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By Ann Humphrey
This is the second post by Charlie Elphicke, the Conservative MP for Dover and Deal, on corporate tax avoidance. In his first post he set out the issues and in this post he considers ways to tackle corporate tax avoidance.
The views expressed here are Charlie's and do not necessarily reflect Ann's opinions.
In my previous blog post, I highlighted the problems with current policy decisions and corporate tax rules which have failed to keep up with the new globalised world, and allow for industrial scale tax avoidance. Without ripping up the existing tax code and building one suitable for the internet age, there are some changes which Governments can take in order to minimise the level of tax avoidance.
At an international level, the tax presence rules should be reformed so as to reflect a wider economic location of business test. This would ensure that internet retailers and other who trade in the UK would be taxed in the UK.
Minimise transfer pricing
HMRC should take a more aggressive position on transfer pricing. If a company states that a deduction is justifiable, such as in the range 8 - 12%, then HMRC should naturally take the position that the deduction should be set at 8%. This could be sweetened by indicating to companies that those groups who go for lower deductions will find it more likely that their profits will be agreed by HMRC. Linked to the aforementioned proposal, introduce a rule whereby in the event of a dispute over the level of deduction, then the tax difference would have to be deposited, where it will accrue interest over the period between the dispute and the resolution at a tribunal. Using the example of 8 - 12% range, it is in the interest of companies to agree to a lower deduction (such as 8 ½%) if the difference (3 1/2%) will be held in deposit.
Alternatively, a rule could be introduced where the price of goods or services for transfer pricing purposes is deemed to be the acquisition price of the worldwide group. This would, in effect, ensure that where an overseas affiliate acquires goods for a lower price that price is the amount which has to be brought into account for UK corporation tax purposes.
Transparency from companies receiving government contracts
The Government should rule that all companies which are in receipt of Government contracts would be expected to publish their effective tax rate (total revenue attributable to UK market, profit from activity in UK market and corporation tax paid to HMRC). This would be effective particularly with ICT companies who receive large amounts of Government money, yet abuse the UK tax system. It is recognised that EU procurement law makes this harder to achieve - however a form of establishment for the rule should still be possible as is action in the EU given this is a problem for many member states.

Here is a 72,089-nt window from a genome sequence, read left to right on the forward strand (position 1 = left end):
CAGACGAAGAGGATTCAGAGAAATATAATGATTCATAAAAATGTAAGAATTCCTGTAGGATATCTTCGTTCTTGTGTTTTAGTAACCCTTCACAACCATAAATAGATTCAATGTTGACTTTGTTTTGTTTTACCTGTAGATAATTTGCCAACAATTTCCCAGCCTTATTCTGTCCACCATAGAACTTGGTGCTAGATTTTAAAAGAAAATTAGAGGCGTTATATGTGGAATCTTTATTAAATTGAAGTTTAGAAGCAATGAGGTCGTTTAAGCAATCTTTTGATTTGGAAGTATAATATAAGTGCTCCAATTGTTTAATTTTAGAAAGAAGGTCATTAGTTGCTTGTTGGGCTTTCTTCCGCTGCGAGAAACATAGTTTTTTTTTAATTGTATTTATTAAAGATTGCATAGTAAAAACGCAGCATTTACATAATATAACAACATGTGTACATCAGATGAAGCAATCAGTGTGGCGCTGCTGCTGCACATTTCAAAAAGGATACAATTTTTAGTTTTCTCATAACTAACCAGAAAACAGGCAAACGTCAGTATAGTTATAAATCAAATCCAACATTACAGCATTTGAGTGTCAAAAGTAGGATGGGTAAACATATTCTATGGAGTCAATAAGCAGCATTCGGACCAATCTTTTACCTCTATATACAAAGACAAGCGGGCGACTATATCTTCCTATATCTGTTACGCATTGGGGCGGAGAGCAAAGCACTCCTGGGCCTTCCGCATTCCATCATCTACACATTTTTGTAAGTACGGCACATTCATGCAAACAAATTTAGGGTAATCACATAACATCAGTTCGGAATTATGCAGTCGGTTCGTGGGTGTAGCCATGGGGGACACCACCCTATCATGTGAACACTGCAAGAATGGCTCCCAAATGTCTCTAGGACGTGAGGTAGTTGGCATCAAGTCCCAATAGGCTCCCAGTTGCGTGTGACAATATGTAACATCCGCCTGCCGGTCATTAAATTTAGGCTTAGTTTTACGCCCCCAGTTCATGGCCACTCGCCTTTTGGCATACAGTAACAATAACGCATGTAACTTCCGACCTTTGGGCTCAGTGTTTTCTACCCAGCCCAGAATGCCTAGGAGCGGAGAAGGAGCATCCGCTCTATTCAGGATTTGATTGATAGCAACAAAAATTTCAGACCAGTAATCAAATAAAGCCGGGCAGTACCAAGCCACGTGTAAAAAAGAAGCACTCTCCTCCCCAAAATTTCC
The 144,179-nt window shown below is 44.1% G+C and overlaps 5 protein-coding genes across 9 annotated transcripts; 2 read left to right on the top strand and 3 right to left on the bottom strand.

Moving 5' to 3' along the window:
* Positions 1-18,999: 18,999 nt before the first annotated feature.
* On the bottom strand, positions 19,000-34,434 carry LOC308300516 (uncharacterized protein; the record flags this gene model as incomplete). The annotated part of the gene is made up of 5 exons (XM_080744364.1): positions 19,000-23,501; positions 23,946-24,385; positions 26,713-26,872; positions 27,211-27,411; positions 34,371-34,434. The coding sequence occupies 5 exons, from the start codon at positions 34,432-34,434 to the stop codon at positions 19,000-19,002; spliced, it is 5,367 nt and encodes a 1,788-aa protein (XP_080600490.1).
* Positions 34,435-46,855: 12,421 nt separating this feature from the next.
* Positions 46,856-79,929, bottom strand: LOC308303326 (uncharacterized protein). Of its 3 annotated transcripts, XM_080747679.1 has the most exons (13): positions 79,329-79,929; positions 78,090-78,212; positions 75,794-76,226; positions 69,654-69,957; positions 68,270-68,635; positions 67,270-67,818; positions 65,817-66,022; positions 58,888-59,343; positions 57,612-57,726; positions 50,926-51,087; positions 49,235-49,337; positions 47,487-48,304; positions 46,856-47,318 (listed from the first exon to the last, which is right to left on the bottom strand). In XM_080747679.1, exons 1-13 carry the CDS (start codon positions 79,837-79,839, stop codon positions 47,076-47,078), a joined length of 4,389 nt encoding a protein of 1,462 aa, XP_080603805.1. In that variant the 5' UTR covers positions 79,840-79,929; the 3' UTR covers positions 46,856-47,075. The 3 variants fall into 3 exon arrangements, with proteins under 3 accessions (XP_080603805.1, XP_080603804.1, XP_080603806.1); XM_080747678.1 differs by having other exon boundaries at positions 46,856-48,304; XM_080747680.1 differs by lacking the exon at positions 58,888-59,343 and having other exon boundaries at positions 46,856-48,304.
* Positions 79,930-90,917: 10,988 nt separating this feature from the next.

Limit deductions where tax is not applied
Introduce a rule whereby tax deductions for interest/management charges where recipient jurisdictions did not levy tax on the interest are a pre-determined level (such as 15%), or where less than 20% of the gross payment from the UK remained in charge due to a corresponding deduction. It would be cautionary to also include legislation stating that any lack of deduction is not to be regarded as a change entitling a PFI (Private Finance Initiative) company to require payments to be increased because of a lack of deductions.
Urgent reform of the European Market
The European rules that undermine the tax bases of Member States should be reformed with the intention of securing each country's own tax base. Further, the implementation of EC VAT Directive (2006/112/EC) should be accelerated so that VAT on goods and services into the UK from companies based across the European Market is always at 20%, so as to remove competitive tax advantages which are hurting British business.
Tax avoidance on the scale which we have seen lately is unacceptable, unethical and irresponsible. However, tax avoidance is legal, and as such if Governments wish to address the issue they must address their own laws. These suggestions would strengthen the current corporate tax system, and make it easier for nations to secure their tax bases.
The author of this post is Ann Humphrey. Further details can be found on the Excello Law Website and she can be contacted on email@example.com.
- See more at: http://www.excellolaw.co.uk/blog/?p=650#sthash.FNjdIaPJ.dpuf
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